Tanglin Halt and After the Fire

Yong Shu Hoong is the joint winner of the 2014 Singapore Literature Prize for Poetry in English.


Tanglin Halt
I’d like to think that the table was wooden
and round and out in the open, to milk
the rustic effect. There is a novelty
in almost everything when you’re below
a certain age – like the plate of pork chops
and fries, so unlike what Grandmother cooked
at home. But I halt myself before memories
fully crystallise – and what is it exactly
that I’m trying to remember anyway:
the taste of salt upon the tip of my tongue,
the atmosphere? I strive to imagine
the helplessness of being young and poor
and open, wide-eyed, to the generosity
of aunts and uncles. This is when my mind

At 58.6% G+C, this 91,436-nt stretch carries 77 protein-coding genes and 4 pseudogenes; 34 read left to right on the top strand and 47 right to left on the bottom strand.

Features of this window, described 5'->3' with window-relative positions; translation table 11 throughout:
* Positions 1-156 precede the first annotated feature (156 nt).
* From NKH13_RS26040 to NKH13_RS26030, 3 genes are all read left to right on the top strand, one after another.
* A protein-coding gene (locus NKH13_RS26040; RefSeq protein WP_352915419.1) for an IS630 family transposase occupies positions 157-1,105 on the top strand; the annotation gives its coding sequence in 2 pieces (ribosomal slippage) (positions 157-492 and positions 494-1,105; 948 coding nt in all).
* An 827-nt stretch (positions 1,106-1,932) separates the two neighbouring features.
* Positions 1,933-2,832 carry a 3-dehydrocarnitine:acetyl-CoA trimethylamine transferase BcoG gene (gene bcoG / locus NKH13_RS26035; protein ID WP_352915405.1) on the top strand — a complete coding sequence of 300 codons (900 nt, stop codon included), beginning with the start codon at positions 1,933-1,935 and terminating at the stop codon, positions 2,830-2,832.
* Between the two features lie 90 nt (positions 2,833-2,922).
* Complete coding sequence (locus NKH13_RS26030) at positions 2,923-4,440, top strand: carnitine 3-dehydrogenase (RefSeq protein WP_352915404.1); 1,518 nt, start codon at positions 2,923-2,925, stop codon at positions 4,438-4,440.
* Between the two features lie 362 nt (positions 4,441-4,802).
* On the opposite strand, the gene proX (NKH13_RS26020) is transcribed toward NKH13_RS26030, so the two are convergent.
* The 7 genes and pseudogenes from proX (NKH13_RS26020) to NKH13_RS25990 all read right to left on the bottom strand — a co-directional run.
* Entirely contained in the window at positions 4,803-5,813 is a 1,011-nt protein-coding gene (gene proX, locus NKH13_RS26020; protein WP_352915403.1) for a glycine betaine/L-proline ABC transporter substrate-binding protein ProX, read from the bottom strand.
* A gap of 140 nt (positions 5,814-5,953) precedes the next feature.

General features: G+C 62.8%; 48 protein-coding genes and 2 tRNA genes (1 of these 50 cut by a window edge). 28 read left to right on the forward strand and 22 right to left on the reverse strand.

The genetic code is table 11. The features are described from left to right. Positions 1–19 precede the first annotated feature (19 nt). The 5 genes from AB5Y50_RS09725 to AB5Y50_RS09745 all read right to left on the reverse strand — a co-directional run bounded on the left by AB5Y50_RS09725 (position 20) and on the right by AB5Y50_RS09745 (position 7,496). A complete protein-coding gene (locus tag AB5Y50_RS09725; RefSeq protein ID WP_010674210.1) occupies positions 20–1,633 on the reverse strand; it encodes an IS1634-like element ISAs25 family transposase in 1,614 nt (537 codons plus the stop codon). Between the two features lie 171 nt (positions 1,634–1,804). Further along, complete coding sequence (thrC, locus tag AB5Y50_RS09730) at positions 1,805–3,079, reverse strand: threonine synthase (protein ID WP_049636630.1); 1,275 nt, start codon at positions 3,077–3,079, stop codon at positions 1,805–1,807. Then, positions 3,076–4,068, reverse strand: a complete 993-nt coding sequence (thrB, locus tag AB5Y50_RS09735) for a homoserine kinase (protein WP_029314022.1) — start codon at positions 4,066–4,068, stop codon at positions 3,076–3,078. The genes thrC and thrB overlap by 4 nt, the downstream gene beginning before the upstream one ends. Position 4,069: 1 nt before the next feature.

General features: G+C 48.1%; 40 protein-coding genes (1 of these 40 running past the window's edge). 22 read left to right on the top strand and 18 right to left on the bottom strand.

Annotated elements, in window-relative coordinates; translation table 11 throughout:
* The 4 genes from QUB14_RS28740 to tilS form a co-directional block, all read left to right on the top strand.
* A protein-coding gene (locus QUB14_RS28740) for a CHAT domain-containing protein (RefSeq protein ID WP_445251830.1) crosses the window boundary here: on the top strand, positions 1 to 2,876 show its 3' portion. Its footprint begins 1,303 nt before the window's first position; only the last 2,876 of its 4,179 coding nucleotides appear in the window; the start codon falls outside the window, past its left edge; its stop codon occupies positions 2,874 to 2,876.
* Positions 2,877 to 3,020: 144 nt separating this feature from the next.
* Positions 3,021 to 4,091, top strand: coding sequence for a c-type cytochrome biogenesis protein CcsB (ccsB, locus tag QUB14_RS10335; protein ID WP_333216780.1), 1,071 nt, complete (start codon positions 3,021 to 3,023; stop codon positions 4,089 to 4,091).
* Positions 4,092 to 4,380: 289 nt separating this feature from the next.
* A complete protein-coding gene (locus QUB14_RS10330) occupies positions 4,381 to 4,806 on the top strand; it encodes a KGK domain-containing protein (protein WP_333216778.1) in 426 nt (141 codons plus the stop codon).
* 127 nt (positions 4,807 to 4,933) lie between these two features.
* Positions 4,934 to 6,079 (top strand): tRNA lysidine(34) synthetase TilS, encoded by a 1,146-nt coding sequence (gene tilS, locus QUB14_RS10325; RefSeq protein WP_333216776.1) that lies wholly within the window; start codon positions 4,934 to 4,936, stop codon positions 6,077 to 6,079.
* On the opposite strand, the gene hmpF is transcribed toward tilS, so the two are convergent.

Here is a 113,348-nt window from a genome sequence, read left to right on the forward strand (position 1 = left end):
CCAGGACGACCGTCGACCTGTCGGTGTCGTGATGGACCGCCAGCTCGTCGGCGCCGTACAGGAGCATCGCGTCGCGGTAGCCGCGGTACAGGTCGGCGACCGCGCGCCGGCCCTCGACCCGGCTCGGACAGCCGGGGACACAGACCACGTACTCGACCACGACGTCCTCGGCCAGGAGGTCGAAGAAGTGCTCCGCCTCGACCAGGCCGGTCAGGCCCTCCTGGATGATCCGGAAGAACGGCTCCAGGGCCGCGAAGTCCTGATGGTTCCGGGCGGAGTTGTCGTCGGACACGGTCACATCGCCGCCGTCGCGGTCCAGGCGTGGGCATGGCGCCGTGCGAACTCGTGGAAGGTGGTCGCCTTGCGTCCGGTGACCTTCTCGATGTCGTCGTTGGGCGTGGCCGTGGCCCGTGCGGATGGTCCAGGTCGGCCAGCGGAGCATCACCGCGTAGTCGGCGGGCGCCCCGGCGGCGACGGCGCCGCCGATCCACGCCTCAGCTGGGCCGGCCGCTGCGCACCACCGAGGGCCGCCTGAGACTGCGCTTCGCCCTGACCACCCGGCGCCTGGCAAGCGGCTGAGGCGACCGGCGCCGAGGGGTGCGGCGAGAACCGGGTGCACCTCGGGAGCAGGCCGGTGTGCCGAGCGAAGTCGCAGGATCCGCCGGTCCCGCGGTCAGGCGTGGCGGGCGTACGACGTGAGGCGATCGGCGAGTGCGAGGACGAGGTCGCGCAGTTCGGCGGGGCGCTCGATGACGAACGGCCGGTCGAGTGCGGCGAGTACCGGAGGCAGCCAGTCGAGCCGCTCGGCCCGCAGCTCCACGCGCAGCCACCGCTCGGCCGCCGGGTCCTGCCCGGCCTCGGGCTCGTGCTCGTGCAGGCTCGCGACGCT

begins to wander – to what film we’d caught
just before dinner at hawker centre.
And right on cue, I remember oily fingers.
After the Fire
The next morning, after the fire, the factory still stands, its gutted roofing two charred slices of bread, white smoke hovering like fog or a ghost unwilling to sally forth. In the news, there is nothing yet, despite the building’s sufferance through the night. My poem about the fire still attracts comments over Facebook, in a different dimension. Things can’t be so bad if we can get poetry out of them, a friend writes. And I wonder: Can things be so bad that no words can dampen the wounds and allow us to reconfigure the world as we only know?

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